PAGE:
University of the Cumberlands took a proactive and strategic response to addressing the impacts of COVID-19 to its campus and academic programs. The document includes the University’s response and supporting guidance from key organizations and partners.
Do I have to wear a mask on campus?
- Based on guidance provided by the U.S. Centers for Disease Control (CDC) on July 27, 2021, all UC faculty, staff, students, and visitors – regardless of vaccination status – are required to wear a mask while indoors on campus when social distancing cannot occur.
- Students are required to wear a mask at all times in indoor classroom settings.
- Masks are not required in a student’s residence hall room.
- Faculty are required to wear a mask or to teach from behind the provided plexiglass shield in indoor classroom settings.
COVID-19 Response Timeline
Wednesday, July 21:An email was sent to the campus community highlighting details of COVID-19 for the fall 2021 semester. The email provided an FAQ regarding mask guidance, vaccination protocols and ongoing safety precautions to make students aware of policy in advance of returning to campus for the semester.
Friday, May 14: Email communication was sent to the campus community to announce that based on new guidelines from the Centers for Disease Control (CDC), individuals who are fully vaccinated against COVID-19 may stop covering their faces in most settings. Additional information was distributed regarding how the change in policy affects unvaccinated individuals and where vaccination locations are available locally.
Friday, March 12: Cumberlands announced that the university would host in-person graduation ceremonies for undergraduate students who graduated in 2020 and 2021. Services for graduate level students were cancelled due to the number of students involved. All in-person ceremonies were being planned to comply with CDC guidelines, including using face coverings and six-foot distances between participants and guests. Commencement ceremonies were scheduled for April 30 and May 1.
Wednesday, March 24: President Cockrum announced that the university plans to return to an entirely in-person campus experience for Fall 2021. Traditional undergraduate classes will begin on August 23 and meet in-person, with courses offered in both 8-week and 16-week formats. Campus operations will return to “normal” as much as possible based on federal, state, and local health guidance. Additional information regarding the university’s fall plans will be released this summer.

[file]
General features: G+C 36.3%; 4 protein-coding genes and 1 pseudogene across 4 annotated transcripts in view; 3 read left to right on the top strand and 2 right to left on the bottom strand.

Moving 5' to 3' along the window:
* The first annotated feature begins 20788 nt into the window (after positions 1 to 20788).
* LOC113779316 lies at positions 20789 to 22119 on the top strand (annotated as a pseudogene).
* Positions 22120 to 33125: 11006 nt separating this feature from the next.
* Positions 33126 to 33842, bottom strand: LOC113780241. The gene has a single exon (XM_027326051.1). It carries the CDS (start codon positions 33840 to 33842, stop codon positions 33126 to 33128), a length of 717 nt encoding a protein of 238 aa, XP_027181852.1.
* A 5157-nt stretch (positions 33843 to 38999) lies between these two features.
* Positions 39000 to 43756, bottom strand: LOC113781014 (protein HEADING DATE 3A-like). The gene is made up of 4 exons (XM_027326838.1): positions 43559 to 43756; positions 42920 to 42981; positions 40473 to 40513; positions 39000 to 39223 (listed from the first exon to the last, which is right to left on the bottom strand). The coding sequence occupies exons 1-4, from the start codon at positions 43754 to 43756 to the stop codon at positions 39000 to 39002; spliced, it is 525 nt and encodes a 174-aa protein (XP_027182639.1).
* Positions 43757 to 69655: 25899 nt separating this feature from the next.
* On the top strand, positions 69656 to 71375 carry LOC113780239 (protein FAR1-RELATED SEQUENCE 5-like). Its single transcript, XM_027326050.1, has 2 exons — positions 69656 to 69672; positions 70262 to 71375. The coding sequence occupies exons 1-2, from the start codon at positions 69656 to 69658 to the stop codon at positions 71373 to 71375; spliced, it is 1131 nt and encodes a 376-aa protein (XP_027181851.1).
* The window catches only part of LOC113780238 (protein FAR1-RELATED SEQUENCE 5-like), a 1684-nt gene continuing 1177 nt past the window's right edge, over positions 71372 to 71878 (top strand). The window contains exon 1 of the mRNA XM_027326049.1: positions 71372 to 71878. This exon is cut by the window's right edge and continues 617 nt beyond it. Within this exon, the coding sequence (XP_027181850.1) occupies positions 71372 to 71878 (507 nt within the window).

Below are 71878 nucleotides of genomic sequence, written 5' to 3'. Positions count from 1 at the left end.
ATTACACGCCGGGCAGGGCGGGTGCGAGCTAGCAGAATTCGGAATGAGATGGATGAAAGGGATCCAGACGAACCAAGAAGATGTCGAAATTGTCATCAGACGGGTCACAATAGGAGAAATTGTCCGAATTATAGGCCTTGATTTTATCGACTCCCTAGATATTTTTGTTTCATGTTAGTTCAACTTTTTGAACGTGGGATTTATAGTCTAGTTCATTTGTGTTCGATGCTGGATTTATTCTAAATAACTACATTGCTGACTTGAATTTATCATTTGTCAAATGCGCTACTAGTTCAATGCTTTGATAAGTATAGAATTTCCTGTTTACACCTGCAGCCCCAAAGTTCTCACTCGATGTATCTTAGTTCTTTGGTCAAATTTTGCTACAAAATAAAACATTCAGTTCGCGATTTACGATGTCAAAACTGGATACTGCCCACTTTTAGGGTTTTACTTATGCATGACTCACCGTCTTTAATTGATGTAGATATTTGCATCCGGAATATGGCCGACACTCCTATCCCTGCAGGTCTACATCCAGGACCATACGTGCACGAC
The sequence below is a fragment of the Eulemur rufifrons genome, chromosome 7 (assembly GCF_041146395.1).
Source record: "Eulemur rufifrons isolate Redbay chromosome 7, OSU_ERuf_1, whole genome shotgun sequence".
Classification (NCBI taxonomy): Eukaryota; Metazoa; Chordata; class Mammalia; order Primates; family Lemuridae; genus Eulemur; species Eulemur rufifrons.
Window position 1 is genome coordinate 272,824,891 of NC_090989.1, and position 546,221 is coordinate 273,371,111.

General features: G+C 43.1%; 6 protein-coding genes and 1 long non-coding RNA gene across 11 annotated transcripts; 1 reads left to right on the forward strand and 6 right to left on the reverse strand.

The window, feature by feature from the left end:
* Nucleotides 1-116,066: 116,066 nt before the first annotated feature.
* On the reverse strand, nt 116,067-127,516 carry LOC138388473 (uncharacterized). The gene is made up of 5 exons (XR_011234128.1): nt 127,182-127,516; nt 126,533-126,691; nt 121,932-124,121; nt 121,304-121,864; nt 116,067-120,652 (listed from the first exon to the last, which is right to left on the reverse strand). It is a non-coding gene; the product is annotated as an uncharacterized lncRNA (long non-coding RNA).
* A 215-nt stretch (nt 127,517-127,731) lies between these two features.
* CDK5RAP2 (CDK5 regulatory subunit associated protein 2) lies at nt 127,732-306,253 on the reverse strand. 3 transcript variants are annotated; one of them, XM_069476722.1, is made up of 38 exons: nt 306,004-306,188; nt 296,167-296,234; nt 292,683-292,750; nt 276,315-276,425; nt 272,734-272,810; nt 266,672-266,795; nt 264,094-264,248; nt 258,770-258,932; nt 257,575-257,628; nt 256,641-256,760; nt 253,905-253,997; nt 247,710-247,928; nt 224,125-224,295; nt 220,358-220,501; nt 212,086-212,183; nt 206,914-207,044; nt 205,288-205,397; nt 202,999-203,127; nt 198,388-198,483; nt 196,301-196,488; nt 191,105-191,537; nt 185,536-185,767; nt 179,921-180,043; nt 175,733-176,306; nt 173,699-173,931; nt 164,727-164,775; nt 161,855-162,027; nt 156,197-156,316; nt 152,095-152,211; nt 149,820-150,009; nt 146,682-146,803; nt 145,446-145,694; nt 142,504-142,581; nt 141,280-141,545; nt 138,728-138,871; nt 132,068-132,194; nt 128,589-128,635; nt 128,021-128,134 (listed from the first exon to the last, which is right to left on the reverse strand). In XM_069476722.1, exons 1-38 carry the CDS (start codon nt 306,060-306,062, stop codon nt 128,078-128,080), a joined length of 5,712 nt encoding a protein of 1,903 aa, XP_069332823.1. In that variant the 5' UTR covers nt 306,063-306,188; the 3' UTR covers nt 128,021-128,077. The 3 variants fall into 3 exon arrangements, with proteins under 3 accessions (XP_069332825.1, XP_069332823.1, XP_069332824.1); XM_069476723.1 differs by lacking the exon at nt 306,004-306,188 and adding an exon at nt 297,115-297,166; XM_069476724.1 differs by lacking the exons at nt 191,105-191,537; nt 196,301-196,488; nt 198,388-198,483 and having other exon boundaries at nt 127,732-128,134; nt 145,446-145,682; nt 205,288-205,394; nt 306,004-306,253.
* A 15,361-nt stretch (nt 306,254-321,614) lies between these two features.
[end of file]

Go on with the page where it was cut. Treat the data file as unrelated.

Tuesday, March 30: It was announced that a university partnership with Baptist Health provided opportunity for COVID-19 vaccinations to the entire campus community.
President Cockrum announced the university had received $5.8 million in federal aid funded through the Coronavirus Response and Relief Supplemental Appropriations Act (CRRSAA). The entirety of funding was allocated to undergraduate students as direct payments.
Full-time degree-seeking undergraduate students received direct payments of $1,500, with Pell-eligible students receiving an additional $475. Part-time degree-seeking undergraduate students received $500, with Pell-eligible students receiving an additional $275. Eligible students had to be enrolled in undergraduate coursework at Cumberlands on January 20, 2021 to qualify.
Tuesday, November 3: It was announced that the University is now able to provide COVID-19 testing for all faculty, staff and students free of charge on the Williamsburg campus. The testing is being offered in coordination with Grace Health of Corbin. Prior to this date, testing was offered for all faculty, staff and students, but only available off-site at partner health clinics.
Wednesday, November 18: The following announcement was issued to students in light of Kentucky Governor Andy Beshear issuing new guidelines in response to the COVID-19 pandemic.
- Classes: Following Thanksgiving break, all in-seat classes will move to a virtual format for the remainder of the semester. Computer labs, science labs, clinical skills labs, and other laboratory space will remain open on-campus for those students needing to finish semester assignments, but class time will be virtual.
- Housing: Residence halls remain open for any student who wants to remain on-campus through the end of the semester. Additionally, students needing to stay on-campus over Thanksgiving and Winter break can do so at no additional charge. Students wishing to stay during a break period should register with the Housing Office.
- Wellness Center: Capacity at the Wellness Center will be reduced to 33 percent capacity. Masks will be required at all times.
- Campus Dining: Campus dining facilities will remain closed to the public. Students on the campus meal plan will have access and use of their meal plan.
- Cumberland River Coffee: The downtown coffee shop will be closed to in-person dining but will remain open for carry-out orders.
In addition, campus faculty and staff were informed of this new guideline:
- Campus Offices: Beginning November 23 and continuing through the end of December, the University will reduce in-person staffing while additional employees work remotely. Each department head will work with their respective vice president to coordinate office and remote staffing.
Thursday, November 19: President Cockrum made the following announcement to main campus students as an addendum to the announcement made on Wednesday.
Housing: Students who choose to remain at home after the Thanksgiving break will receive a prorated board credit of $255 on their student account. To receive the credit, students must check out of campus housing prior to leaving for the Thanksgiving break.